Photographs are wonderful things, especially nowadays, if we actually take them out of our cameras and do something with them. I think of that commercial where a kid cannon-balls off the diving board and is forever stuck in midair, pleading with his mother to free him. I have a few hostages like that in my camera right now.
Images of any age, particularly those faded, yellowed snapshots in albums and boxes under our beds, enhance the stories we’re writing and provide an added depth and dimension to our words. However, we must guard against relying on the photograph to tell the story. The reader needs to see that image through our eyes because we know its significance and connection to the story.
This is a two-part article. Today, we’ll focus on how to give images more than a cursory glance, how to look and really see each photograph. Next week, we’ll discuss ways to use these visual clues in our writing. Sound good?
Before we write, we study the image to see what it has to tell us. The amount of information we can gather when we take the time to scrutinize the picture is amazing. Here are a few tips to get you started.
1. Examine the physical characteristics of the photograph. For the moment, ignore the content and focus on features such as the weight of the paper, border or no border, smooth or scalloped edges, writing or a date stamped on the back, color or black and white, and so forth.
2. Next get a clear idea of the subject of the photo. Is the image of a person, place of thing? Is it a snapshot or a formal portrait? Is it a close up or was it taken from far away?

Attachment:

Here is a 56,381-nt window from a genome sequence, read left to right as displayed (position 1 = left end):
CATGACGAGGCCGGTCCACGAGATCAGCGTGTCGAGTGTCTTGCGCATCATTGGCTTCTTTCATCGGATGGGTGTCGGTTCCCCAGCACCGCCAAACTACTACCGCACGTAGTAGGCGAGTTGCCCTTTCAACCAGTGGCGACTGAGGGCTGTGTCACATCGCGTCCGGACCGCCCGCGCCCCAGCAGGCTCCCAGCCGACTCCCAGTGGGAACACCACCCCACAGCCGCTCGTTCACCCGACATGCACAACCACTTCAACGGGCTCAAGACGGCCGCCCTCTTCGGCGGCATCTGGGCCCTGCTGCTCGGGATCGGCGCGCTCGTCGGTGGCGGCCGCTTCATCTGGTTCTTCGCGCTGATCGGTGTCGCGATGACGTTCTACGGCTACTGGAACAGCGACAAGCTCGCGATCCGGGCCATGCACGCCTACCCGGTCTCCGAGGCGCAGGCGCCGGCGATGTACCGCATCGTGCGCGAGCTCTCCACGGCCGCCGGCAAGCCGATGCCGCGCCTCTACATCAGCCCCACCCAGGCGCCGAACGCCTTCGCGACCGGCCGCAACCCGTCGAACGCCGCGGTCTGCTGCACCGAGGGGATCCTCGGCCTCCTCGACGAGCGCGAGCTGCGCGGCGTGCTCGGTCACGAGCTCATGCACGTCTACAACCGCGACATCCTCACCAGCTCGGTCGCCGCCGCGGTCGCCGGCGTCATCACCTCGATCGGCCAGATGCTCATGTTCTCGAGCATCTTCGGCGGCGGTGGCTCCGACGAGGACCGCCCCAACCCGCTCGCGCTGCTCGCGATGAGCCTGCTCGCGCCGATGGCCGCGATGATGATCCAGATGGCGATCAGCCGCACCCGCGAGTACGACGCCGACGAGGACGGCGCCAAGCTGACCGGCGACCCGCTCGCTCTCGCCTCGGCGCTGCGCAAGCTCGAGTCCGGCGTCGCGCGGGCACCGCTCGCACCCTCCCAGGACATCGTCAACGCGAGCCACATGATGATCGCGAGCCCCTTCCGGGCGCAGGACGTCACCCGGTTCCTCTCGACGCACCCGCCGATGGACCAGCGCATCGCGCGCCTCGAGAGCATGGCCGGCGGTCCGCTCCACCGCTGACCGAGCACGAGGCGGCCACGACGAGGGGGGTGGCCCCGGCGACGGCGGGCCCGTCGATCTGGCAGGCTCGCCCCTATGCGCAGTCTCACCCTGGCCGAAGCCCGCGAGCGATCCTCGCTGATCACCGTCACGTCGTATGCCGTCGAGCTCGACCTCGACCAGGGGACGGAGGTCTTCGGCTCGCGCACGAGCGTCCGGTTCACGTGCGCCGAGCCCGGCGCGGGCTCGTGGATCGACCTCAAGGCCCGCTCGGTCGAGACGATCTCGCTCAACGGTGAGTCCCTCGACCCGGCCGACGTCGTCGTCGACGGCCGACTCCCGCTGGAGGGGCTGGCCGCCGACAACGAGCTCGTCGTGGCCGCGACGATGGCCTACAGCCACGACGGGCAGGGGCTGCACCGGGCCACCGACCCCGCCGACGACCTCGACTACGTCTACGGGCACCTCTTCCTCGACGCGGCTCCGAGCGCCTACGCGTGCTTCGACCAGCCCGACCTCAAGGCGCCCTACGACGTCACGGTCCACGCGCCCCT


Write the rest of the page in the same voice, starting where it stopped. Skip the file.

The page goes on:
3. Does this photograph have a history? Do you know anything about its origins? How did you come to have this image?
4. Then, grab a piece of paper and take an inventory of everything you see in the photograph. Be systematic in this review. Start at the top and slowly work your way to the bottom. Go to the left and scan right, looking for items you missed in the top-to-bottom inventory.
Who are the people? Are they known or unknown to you?
What’s happening in the photo?
When was this photo taken?
Where was this snapshot taken? Be specific.
Why was this image taken? What was the purpose for the photograph?
How was this photo taken?
6. Listen to the photo. Let it tell you its story. Ask yourself questions like these:
How do the people in the photo feel about each other?
Is it a happy or a sad photograph?
What do you think happened just before this photo was taken?
Who do you think took it?
What do you think was going on just outside the frame?
What are the people in the photo saying to each other?
What this a good day or a bad day?
How do you feel looking at this photo?
Why do you think this photo was taken?
How do you think they feel about what is happening?
What are the emotions conveyed in this photo?
Is it a pleasing photo?
Is it beautiful or ugly, new or old?
What is the body language in the photo?
What’s not in the photo?
Who’s not in the photo?
Is this an ordinary or a special day?
What messages do the facial expressions convey?
What do you think happened just after this photo was taken?
So, here’s your assignment. Dig out one or two photographs and study them in the manner I describe above. Do you now see anything you have not noticed before? Do you have a better understanding of the photograph? What have you learned from the image that you did not know before? Tell me about your experience in doing this exercise, and let’s start a conversation.
Image courtsey of freedigitalimages.net.